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Shelter Audit Points Toward Scattered Site Model

Erin Hut, Communications Director, 509.625.6740


Monday, May 13, 2024 at 12:19 p.m.


An audit of Spokane’s homeless shelter system points toward moving from a large congregate shelter to a model with smaller, scattered sites.

The audit was among the recommendations from Mayor Lisa Brown’s transition committees to better understand shelters, capacity and resources. It included shelter tours, feedback from providers, the community and those with lived experience, as well as community and neighborhood council surveys.

“This valuable input, based on a collaborative approach, will guide how the community shapes a cost-effective, relationship-based system to assist individuals toward housing,” Mayor Brown said.

Scattered sites alleviate having a single large shelter, such as the Trent Resource and Assistance Center (TRAC), in one neighborhood and concerns of “warehousing individuals.” Churches were utilized as small shelter sites during the cold snap last winter as a pilot project. Following success of that pilot, the City is moving forward with a request for proposals for scattered sites of 20 to 30 beds, which will be issued soon.

TRAC will gradually be decommissioned by the end of September under a tentative timeline, but could still possibly be used during hazardous weather events as the lease signed by the previous administration expires in 2025. The state Legislature appropriated $4 million to assist with the transition out of TRAC and $1 million to coordinate street medicine outreach.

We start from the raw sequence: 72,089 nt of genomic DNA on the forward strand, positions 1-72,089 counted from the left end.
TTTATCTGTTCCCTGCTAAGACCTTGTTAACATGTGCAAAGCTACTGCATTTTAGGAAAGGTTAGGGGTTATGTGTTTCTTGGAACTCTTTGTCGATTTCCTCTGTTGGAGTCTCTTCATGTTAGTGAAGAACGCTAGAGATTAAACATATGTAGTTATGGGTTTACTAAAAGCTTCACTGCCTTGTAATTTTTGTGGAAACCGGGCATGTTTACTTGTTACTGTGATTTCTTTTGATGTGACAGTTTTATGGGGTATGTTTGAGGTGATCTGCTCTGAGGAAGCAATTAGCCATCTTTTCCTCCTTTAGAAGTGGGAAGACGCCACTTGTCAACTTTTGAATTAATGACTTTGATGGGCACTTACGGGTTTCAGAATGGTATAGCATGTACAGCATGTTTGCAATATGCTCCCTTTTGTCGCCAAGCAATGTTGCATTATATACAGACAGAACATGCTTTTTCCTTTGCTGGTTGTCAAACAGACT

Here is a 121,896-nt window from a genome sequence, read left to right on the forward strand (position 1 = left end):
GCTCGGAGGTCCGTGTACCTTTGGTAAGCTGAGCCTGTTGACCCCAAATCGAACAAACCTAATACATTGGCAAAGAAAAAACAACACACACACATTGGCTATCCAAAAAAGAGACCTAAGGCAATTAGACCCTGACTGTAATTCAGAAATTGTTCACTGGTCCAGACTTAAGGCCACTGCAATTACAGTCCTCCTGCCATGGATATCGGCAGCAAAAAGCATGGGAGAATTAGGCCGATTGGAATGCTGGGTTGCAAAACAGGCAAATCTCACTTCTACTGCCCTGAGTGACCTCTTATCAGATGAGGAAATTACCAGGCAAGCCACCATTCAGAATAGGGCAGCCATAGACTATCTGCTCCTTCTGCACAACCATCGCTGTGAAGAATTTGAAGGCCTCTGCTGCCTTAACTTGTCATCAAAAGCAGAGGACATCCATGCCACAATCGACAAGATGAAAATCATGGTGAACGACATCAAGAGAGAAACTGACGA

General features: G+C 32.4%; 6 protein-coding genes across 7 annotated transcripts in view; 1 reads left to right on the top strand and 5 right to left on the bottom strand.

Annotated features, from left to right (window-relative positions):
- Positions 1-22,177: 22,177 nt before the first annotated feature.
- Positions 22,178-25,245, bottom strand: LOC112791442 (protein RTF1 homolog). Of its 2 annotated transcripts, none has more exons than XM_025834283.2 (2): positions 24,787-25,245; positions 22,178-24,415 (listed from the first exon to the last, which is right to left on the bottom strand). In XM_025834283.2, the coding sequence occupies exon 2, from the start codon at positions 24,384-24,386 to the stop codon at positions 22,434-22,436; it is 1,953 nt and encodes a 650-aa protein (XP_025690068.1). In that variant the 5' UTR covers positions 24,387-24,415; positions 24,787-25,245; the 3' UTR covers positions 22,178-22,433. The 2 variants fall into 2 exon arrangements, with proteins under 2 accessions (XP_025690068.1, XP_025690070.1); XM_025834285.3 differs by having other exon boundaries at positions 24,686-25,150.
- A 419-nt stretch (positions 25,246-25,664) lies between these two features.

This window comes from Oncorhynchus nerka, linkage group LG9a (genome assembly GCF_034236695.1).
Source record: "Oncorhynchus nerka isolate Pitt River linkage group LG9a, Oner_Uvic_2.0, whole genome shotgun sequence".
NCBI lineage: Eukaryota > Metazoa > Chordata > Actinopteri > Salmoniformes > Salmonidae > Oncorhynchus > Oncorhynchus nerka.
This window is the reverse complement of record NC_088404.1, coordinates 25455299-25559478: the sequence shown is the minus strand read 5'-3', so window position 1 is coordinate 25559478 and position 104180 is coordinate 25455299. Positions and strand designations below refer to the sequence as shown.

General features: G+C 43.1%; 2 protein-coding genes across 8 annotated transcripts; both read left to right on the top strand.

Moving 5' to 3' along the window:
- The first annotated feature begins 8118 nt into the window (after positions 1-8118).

Other audit recommendations include:

  • Piloting a navigation center and selecting an operator to improve coordination and facilitate people toward proper services. This center would house a limited number of emergency shelter beds, provide basic needs and transition people to their next housing option within 30 days.
  • Hiring an organization to navigate and coordinate site and housing type identification for individuals, transportation and street outreach.
  • Addressing system gaps such as medical detox and care, hospice care, jail-exiting housing and long-term assisted-living beds after treatment by leveraging partnerships with churches, community centers, counselors, street medicine, transportation, outreach teams and others.
  • Prioritizing the 24/7 emergency shelter model to prevent daily disruption for those served and neighborhoods.
  • Developing a data dashboard to improve coordination of services.

A presentation detailing the full audit will be presented during Monday’s City Council Urban Experience Committee meeting at 1:15 p.m.

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